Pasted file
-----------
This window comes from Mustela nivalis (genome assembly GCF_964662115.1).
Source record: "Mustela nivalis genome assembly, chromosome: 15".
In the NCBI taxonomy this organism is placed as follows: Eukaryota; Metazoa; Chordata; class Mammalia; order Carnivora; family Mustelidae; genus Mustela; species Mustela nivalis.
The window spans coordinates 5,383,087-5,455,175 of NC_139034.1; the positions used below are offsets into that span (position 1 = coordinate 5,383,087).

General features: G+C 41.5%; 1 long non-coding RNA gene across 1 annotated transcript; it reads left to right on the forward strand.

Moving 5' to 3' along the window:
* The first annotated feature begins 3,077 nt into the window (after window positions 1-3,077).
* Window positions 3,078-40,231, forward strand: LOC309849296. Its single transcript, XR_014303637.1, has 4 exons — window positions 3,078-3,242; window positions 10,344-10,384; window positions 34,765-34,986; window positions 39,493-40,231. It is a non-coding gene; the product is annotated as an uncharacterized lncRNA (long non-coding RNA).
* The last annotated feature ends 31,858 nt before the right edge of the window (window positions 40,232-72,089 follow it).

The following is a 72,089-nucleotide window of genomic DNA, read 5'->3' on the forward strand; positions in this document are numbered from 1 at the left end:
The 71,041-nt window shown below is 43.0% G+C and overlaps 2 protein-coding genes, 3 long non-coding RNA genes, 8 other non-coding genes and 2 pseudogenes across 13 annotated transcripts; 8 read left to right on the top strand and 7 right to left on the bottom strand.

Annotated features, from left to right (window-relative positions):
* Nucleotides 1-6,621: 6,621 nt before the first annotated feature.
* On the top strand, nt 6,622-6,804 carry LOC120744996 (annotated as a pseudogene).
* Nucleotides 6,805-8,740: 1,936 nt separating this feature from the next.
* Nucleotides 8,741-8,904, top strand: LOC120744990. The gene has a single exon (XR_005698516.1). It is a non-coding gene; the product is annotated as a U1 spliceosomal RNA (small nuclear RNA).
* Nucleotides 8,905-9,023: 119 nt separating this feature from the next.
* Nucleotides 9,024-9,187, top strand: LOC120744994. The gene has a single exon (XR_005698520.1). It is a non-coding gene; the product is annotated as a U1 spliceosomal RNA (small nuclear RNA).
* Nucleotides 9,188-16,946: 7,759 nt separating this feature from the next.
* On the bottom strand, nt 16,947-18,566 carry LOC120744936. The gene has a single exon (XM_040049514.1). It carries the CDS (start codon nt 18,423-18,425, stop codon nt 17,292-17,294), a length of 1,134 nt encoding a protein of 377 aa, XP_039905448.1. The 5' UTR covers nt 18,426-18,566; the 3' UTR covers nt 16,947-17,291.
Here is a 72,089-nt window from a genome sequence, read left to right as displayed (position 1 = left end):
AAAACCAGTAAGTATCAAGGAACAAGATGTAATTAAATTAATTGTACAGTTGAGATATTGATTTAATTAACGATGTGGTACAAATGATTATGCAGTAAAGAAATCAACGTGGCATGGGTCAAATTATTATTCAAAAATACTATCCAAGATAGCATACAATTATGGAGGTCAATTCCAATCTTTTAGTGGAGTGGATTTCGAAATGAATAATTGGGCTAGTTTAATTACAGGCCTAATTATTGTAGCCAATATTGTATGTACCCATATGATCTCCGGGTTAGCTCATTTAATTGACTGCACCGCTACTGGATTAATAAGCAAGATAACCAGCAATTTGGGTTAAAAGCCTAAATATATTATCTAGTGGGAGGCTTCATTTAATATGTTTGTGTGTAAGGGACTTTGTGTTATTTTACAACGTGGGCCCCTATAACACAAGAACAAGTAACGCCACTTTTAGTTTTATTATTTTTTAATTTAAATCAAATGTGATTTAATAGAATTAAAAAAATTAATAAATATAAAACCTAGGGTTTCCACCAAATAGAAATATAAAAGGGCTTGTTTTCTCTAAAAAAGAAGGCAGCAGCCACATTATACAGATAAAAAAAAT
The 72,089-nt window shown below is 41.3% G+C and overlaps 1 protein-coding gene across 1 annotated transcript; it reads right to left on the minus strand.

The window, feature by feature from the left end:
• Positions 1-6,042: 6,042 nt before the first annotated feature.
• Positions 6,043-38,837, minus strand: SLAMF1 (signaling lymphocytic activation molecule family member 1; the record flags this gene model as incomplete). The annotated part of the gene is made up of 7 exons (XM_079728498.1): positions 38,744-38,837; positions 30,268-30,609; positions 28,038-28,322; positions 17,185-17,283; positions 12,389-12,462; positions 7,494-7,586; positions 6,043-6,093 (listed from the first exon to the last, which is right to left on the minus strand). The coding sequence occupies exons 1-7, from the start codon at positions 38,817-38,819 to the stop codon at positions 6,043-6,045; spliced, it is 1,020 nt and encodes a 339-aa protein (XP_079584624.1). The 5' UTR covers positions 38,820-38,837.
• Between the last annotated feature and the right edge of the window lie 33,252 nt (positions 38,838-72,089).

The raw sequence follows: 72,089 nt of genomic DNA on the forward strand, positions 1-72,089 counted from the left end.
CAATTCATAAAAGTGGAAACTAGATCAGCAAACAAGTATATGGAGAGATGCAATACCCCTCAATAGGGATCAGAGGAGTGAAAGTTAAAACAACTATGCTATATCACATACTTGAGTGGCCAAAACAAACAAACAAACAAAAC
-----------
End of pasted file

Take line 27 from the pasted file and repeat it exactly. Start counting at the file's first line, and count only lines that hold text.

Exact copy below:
• Between the last annotated feature and the right edge of the window lie 33,252 nt (positions 38,838-72,089).